And the Digestive System

Things to know about Homeostasis

Homeostasis or homoeostasis (homeo- + -stasis) is the property of a system in which variables are regulated so that internal conditions remain stable and most of the time constant. Examples of homeostasis are regulation of temperature and the balance between acidity and alkalinity (pH). Human homeostasis is the process that keeps the stability of the human body's internal environment in response to changes in external conditions.

The concept was described by French physiologist Claude Bernard in 1865 and the word was coined by Walter Bradford Cannon in 1926.[1] Although the term was first used to refer to processes within living things, it is frequently put to automatic control systems such as thermostats. Homeostasis requires a sensor to detect changes in the condition to be regulated, an effector mechanism that can vary that condition, and a negative feedback connection between the two.All living things depend on keeping a complex set of interacting metabolic chemical reactions. From the simplest unicellular organisms to the most complex plants and animals, internal processes work to keep the conditions within tight limits to allow these reactions to work. Homeostatic processes act at the level of the cell, the tissue, and the organ, as well as for the organism as a whole.

Control mechanisms[edit]

All homeostatic control mechanisms have at least three interdependent components for the variable being regulated: The receptor is the sensing component that sees and responds to changes in the environment. When the receptor senses a stimulus, it sends information to a "control center", the component that sets the range at which a variable is maintained. The control center decides an appropriate response to the stimulus. The control center then sends signals to an effector, which can be muscles, organs, or other structures that receive signals from the control center. After receiving the signal, a change occurs to correct the deviation by depressing it with negative feedback.[7]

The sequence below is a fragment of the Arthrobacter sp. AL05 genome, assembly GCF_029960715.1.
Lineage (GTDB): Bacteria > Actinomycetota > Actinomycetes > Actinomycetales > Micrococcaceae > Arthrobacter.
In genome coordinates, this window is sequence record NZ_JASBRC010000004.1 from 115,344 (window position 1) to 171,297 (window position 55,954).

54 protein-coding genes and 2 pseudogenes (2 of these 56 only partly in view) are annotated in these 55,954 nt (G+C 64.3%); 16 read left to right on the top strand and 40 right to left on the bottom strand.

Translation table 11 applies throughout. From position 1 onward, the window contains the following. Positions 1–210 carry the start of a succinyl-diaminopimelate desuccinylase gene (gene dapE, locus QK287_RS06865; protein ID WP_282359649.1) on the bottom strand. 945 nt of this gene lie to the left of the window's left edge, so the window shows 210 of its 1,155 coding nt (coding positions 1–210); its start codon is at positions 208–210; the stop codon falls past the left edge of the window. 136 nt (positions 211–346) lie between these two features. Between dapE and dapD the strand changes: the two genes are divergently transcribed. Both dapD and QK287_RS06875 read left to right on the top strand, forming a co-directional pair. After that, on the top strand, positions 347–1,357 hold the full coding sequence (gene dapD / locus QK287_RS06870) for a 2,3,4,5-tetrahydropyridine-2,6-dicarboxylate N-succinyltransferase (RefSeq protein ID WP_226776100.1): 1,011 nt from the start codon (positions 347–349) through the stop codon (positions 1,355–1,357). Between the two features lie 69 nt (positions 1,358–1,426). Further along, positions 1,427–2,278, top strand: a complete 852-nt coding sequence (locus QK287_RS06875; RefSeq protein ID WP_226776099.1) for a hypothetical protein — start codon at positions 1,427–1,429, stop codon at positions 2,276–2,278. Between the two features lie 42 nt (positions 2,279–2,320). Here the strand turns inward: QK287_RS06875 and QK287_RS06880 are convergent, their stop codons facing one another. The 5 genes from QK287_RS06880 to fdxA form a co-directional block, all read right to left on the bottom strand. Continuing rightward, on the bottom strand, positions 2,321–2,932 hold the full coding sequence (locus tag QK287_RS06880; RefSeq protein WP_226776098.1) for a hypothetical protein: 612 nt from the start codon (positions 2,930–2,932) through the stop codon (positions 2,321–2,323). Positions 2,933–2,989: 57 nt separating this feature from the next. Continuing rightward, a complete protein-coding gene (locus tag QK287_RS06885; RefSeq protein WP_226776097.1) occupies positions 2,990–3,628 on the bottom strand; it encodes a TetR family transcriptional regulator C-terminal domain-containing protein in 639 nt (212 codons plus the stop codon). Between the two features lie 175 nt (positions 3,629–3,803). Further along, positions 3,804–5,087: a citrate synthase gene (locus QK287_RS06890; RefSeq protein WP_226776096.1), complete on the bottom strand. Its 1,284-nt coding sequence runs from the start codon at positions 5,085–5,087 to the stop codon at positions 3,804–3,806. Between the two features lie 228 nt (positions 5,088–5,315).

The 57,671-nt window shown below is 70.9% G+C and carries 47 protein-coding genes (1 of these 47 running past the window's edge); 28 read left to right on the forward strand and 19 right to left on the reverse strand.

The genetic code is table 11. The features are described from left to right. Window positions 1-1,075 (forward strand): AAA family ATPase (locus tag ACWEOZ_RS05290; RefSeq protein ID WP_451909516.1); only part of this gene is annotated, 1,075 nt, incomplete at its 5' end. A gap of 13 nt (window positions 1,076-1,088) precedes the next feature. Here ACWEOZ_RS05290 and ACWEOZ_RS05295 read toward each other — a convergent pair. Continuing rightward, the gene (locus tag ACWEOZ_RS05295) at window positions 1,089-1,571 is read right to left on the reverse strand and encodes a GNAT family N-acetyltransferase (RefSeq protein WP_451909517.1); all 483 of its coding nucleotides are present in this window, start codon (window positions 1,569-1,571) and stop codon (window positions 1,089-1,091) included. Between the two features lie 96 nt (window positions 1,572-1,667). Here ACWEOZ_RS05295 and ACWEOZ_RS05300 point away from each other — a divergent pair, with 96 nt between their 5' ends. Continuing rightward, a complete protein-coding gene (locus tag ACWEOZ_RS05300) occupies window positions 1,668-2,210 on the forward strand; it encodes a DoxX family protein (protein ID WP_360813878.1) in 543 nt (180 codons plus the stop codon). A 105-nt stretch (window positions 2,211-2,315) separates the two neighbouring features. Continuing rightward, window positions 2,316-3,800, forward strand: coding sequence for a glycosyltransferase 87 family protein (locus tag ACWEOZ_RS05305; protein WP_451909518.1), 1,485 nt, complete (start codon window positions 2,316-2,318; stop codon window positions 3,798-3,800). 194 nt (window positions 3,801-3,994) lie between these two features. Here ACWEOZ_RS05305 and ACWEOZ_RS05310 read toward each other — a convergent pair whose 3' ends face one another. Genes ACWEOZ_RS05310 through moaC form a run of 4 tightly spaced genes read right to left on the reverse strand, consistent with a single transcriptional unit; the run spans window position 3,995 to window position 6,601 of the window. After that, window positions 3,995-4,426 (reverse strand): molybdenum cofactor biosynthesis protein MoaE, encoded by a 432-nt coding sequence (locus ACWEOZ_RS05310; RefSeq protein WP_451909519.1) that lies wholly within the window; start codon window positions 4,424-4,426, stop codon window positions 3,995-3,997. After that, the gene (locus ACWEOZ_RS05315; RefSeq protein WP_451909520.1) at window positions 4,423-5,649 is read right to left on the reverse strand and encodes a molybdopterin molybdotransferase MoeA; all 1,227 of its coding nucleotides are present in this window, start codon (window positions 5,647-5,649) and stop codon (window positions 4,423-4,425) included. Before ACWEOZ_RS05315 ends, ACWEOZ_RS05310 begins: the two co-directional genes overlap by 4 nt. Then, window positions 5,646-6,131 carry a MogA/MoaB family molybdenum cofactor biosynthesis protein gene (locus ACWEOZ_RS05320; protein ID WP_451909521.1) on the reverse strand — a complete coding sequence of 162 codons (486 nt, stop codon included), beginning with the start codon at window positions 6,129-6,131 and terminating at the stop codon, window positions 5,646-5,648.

Negative feedback[edit]

Negative feedback mechanisms consist of reducing the output or activity of any organ or system back to its normal range of functioning. A good example of this is regulatingblood pressure. Blood vessels can sense resistance of blood flow against the walls when blood pressure rises. The blood vessels act as the receptors and they relay this message to the brain. The brain then sends a message to the heart and blood vessels, both of which are the effectors. The heart rate would decrease as the blood vessels increase in diameter (known as vasodilation). This change would cause the blood pressure to fall back to its normal range. The opposite would happen when blood pressure decreases, and would cause vasoconstriction.

Homeostatic imbalance[edit]

Many diseases involve a disturbance of homeostasis.

As the organism ages, the efficiency in its control systems becomes reduced. The inefficiencies gradually result in an unstable internal environment that increases the risk of sickness, and leads to the physical changes associated with aging.[7]

Certain homeostatic imbalances, such as high main temperature, a high concentration of salt in the blood, or low concentration of oxygen, can generate homeostatic emotions(such as warmth, thirst, or breathlessness), which motivate behavior aimed at bringing back homeostasis (such as removing a sweater, drinking or slowing down).[8]

Examples from technology[edit]

The following are all examples of familiar homeostatic mechanisms:

  • A thermostat operates by switching heaters or air-conditioners on and off in response to the output of a temperature sensor.
  • Cruise control adjusts a car's throttle in response to changes in speed.
  • An autopilot operates the steering controls of an aircraft or ship in response to deviation from a pre-set compass bearing or route.
  • Process control systems in a chemical plant or oil refinery maintain fluid levels, pressures, temperature, chemical composition, etc. by controlling heaters, pumps and valves.
  • The centrifugal governor of a steam engine, as designed by James Watt in 1788, reduces the throttle valve in response to increases in the engine speed, or opens the valve if the speed falls below the pre-set rate.


The concept of homeostasis is central to the topic of Ecological Stoichiometry. There, it refers to the relationship between the chemical composition of an organism and the chemical composition of the nutrients it consumes. Stoichiometric homeostasis helps explain nutrient recycling and population dynamics.